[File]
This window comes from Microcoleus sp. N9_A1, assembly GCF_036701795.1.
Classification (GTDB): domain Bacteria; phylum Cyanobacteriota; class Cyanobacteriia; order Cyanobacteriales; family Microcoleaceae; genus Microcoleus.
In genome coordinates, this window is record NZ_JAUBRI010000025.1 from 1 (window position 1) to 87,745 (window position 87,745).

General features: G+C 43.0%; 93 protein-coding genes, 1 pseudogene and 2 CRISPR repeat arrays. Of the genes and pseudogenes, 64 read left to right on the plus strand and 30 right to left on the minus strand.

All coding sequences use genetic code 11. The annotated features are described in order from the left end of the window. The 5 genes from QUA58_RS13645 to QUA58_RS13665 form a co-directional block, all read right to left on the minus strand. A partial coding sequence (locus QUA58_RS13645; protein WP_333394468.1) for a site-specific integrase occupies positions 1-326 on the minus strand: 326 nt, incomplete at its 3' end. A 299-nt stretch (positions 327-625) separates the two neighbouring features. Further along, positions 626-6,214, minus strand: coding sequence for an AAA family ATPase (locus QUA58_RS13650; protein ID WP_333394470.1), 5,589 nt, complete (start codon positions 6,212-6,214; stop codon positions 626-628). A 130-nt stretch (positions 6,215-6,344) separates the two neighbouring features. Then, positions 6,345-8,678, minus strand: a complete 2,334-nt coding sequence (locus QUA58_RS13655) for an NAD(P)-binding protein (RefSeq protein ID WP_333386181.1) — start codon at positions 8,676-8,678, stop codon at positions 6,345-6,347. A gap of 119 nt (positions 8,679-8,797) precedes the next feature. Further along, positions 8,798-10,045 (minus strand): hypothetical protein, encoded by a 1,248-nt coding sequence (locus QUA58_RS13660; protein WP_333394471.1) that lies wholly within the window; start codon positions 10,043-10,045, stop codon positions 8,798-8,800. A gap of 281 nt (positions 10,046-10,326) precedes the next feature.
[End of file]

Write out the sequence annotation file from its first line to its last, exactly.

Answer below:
This window comes from Microcoleus sp. N9_A1, assembly GCF_036701795.1.
Classification (GTDB): domain Bacteria; phylum Cyanobacteriota; class Cyanobacteriia; order Cyanobacteriales; family Microcoleaceae; genus Microcoleus.
In genome coordinates, this window is record NZ_JAUBRI010000025.1 from 1 (window position 1) to 87,745 (window position 87,745).

General features: G+C 43.0%; 93 protein-coding genes, 1 pseudogene and 2 CRISPR repeat arrays. Of the genes and pseudogenes, 64 read left to right on the plus strand and 30 right to left on the minus strand.

All coding sequences use genetic code 11. The annotated features are described in order from the left end of the window. The 5 genes from QUA58_RS13645 to QUA58_RS13665 form a co-directional block, all read right to left on the minus strand. A partial coding sequence (locus QUA58_RS13645; protein WP_333394468.1) for a site-specific integrase occupies positions 1-326 on the minus strand: 326 nt, incomplete at its 3' end. A 299-nt stretch (positions 327-625) separates the two neighbouring features. Further along, positions 626-6,214, minus strand: coding sequence for an AAA family ATPase (locus QUA58_RS13650; protein ID WP_333394470.1), 5,589 nt, complete (start codon positions 6,212-6,214; stop codon positions 626-628). A 130-nt stretch (positions 6,215-6,344) separates the two neighbouring features. Then, positions 6,345-8,678, minus strand: a complete 2,334-nt coding sequence (locus QUA58_RS13655) for an NAD(P)-binding protein (RefSeq protein ID WP_333386181.1) — start codon at positions 8,676-8,678, stop codon at positions 6,345-6,347. A gap of 119 nt (positions 8,679-8,797) precedes the next feature. Further along, positions 8,798-10,045 (minus strand): hypothetical protein, encoded by a 1,248-nt coding sequence (locus QUA58_RS13660; protein WP_333394471.1) that lies wholly within the window; start codon positions 10,043-10,045, stop codon positions 8,798-8,800. A gap of 281 nt (positions 10,046-10,326) precedes the next feature.